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Cryo-electron Microscopy Identifies Lethal Anthrax Protein Complex

Health In Focus   - G J E 4
Highlights
  • Researchers identify key features in the anthrax protein complex that facilitate entry into host cell.
  • The toxin protein complex found to act as a 'conveyor belt' for bacterial entry.
  • The study provides insights into possible drug target.
Cryo-electron Microscopy Identifies Lethal Anthrax Protein Complex
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The three dimensional structure of the anthrax toxin that facilitates its entry into the cytoplasm of the cells have been published in a study in the the Journal of General Physiology detailing how the toxin behaves as a 'conveyor belt' for the entry of toxic enzymes into the cell.

‘Drug targets aimed at anthrax protein complex will control toxicity in anthrax.’
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Molecular Basis for Anthrax

Bacillus anthracis causes anthrax. This spore forming bacterium enters the animal or human and begins to rapidly attack the immune cells. The bacterium secretes three types of toxins that aid in overpowering the immune cells of the host;
  • Protective Antigen (PA)
  • Lethal Factor (LF)
  • Edema Factor (EF)
The main targets of these toxins are to attack the immune cells that ingest invading microorganisms like the macrophages and other defensive cells.

Mode of Action

The three toxins are potent when they act together, but are not toxic when they are present separately.

Function of
  • PA: The LF and EF have to combine with PA to be lethal. It facilitates the entry of the other toxins into the cell.
  • LF: Responsible for converting adenosine triphosphate (ATP) in the cell into cyclic adenosine monophosphate (AMP).
  • EF: This toxin disables a family of signaling proteins, MAPKKs
The three toxins combine to form a lethal complex that results in the destruction of the host cells due to disruption in many signaling pathways.

Mechanism of Entry into the Host Cell

The three toxins combine to form a prepore complex that facilitates the entry of the toxin into the cell. This structure was studied by McGill University's Dr. Isabelle Rouiller and Sanford Burnham Prebys Medical Discovery Institute, Dr. Robert Liddington and colleagues using a cryo-electron microscopy.

The Mechanism of Entry Known so Far

The PA, LF, EF complex bind to a receptor on the surface of the host cell, while an enzyme secreted by the host cell cleaves a portion of PA. The toxic complex then attach to six other PA molecules to form a ring like structure. The host then engulfs this complex and takes the toxin into the cell using endocytosis.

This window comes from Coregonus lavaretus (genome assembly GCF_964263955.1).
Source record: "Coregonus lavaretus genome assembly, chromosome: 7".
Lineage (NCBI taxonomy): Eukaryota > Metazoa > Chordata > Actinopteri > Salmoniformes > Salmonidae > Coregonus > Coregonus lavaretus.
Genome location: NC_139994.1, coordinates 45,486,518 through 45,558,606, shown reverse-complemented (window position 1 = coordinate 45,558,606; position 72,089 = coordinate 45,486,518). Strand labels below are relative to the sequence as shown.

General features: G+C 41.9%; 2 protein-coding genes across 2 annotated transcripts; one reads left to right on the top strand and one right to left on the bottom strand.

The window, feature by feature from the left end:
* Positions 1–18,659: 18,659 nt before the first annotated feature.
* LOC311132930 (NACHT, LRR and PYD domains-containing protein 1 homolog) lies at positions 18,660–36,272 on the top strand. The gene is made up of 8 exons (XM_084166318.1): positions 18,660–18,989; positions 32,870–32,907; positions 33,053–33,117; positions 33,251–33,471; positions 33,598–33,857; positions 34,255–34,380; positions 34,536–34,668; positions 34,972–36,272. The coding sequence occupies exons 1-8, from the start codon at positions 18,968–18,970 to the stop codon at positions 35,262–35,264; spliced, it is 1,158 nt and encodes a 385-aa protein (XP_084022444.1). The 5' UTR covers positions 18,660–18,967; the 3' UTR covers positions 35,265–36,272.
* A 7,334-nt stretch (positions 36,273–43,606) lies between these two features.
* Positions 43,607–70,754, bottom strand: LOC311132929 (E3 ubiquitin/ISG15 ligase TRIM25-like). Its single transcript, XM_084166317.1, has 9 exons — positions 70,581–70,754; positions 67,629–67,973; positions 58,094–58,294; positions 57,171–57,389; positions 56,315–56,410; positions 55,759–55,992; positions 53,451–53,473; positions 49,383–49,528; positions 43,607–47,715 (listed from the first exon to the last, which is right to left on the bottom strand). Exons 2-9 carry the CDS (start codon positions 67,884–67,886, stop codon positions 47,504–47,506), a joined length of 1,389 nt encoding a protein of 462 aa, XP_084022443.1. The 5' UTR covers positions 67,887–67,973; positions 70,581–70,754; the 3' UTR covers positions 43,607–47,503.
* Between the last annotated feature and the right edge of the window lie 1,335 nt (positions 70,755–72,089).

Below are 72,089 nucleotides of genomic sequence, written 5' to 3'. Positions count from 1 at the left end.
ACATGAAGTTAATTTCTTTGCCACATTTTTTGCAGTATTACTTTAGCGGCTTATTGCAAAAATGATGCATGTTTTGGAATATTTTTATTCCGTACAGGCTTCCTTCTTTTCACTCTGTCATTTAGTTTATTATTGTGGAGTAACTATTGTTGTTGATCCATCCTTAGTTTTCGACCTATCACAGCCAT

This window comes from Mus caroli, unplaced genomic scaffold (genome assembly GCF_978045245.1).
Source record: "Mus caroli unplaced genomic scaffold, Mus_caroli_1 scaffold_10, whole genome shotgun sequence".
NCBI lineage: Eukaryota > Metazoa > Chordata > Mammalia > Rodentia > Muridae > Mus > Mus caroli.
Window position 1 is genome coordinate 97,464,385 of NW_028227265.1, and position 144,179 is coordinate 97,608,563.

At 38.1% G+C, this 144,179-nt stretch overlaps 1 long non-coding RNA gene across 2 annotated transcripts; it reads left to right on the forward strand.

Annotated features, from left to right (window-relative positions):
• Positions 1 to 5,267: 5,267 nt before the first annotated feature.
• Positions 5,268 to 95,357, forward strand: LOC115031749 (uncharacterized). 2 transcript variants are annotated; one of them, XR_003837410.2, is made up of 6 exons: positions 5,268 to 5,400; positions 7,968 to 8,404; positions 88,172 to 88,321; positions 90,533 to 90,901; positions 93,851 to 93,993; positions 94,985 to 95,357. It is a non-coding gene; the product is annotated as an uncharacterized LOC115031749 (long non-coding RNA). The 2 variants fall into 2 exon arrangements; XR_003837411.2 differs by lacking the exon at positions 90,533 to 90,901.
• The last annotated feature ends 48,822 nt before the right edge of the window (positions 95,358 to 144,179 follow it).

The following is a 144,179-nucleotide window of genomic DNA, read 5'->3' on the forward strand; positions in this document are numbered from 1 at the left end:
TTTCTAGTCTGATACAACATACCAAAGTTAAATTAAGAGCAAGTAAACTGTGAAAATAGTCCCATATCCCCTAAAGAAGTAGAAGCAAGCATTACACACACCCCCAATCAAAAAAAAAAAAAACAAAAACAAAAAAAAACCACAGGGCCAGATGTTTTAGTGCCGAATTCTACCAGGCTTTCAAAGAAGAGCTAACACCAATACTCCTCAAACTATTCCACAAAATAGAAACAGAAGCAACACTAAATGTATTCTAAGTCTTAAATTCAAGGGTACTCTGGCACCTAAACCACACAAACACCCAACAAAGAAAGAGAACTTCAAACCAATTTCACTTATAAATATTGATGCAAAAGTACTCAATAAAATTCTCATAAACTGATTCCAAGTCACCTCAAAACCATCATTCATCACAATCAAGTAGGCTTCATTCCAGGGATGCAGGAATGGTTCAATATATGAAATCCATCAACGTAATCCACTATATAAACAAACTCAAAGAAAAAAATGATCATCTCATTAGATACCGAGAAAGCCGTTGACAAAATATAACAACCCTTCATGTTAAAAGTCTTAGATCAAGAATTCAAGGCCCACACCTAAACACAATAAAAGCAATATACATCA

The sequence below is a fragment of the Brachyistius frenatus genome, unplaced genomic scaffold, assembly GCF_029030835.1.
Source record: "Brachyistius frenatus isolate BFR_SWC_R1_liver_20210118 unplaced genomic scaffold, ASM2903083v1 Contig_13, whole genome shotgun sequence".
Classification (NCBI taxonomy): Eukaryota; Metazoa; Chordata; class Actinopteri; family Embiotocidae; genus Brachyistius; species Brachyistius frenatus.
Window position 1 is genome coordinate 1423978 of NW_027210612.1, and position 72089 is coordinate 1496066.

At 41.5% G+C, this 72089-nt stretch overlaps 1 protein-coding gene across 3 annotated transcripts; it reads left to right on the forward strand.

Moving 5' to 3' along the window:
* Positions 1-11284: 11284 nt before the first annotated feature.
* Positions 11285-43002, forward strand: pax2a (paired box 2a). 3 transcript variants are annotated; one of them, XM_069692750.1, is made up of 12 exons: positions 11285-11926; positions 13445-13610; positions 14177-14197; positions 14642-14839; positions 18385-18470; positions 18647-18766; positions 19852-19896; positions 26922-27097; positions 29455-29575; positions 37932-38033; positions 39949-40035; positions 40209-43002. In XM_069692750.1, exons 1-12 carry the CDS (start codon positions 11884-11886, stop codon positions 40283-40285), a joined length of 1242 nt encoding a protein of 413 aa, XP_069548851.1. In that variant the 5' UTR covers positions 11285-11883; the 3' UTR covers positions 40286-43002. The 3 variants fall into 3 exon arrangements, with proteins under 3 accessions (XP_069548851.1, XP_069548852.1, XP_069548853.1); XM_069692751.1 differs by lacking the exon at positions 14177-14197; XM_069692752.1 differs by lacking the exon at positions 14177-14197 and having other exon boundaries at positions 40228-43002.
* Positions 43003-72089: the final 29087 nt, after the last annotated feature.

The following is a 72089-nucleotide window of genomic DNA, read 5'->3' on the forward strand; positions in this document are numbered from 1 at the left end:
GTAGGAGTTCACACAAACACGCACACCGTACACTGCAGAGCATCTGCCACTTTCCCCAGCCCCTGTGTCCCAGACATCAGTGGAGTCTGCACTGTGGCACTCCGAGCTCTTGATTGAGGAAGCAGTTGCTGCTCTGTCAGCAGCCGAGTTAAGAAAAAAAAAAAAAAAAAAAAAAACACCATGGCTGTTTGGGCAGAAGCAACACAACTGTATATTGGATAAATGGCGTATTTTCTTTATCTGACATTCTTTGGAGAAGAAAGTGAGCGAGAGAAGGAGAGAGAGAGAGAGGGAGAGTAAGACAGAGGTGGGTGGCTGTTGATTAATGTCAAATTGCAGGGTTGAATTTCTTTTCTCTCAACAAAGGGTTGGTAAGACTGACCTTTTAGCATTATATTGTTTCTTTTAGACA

A bubble like structure takes the toxin into the cell, where the toxin changes shape and then begins to attack the cell when the endosome diffuses

Current Understanding of Toxin Entry Using Cryo-electron Microscopy

The map provided by cryo-electron microscopy found
  • 7 PA were found around a narrow pore.
  • 3 LF proteins were found at the rim of the pore.
  • Each LF molecule was bound to the PA subunit and to its clockwise neighbour.
Functions of these Inter LF Interactions
  • Prevents the toxic enzymes from unfolding prematurely.
  • Holds the toxic enzymes in place.
Mechanism of Entry Identified by Cryo-electron Microscopy
  • When the first LF molecule begins to enters the cell, the next LF molecule is destabilized to facilitate its entry into the cell.
  • LF molecules that are present in addition could then bind to the spots that were vacated on the pore's rim. This will lead to a continuous entry of LF molecules, as envision by electrophysiological studies.
Dr. Rouiller added "We have demonstrated that the anthrax pore can translocate full-length LF in a highly efficient, fast, and robust fashion. The pore can effectively remain fully loaded for extended periods, acting as a conveyer belt while translocating a continuous 'daisy chain' of deadly LF molecules."

Bacillus anthracis is a rod shaped bacterium that exists as spores when the conditions are not viable for its survival as a normal cell. An individual is infected with anthrax when the spore is inhaled into the body. The bacterium then rapidly divides from the spore with multiple bacteria entering the blood stream.

The most important aspect of a bacterial invasion by Bacillus anthracis is the secretion of the toxins, since antibiotic therapy will clear the bacteria from the blood stream but not the toxins, alternate drug targets that are aimed at the toxin is essential for control of the disease and the symptoms produced. The mechanism of entry of the toxins discovered through cryo-electron microscopy provides greater insight into possible drug targets.

References:
  1. Anthrax - Basics - (https:www.cdc.gov/anthrax/basics/)
  2. Anthrax Lethal Factor - (https:www-ssrl.slac.stanford.edu/research/highlights_archive/anthrax.html)
  3. Molecular Basis for Anthrax Intoxication - (http://www.ks.uiuc.edu/Research/anthrax/)
Source: Medindia
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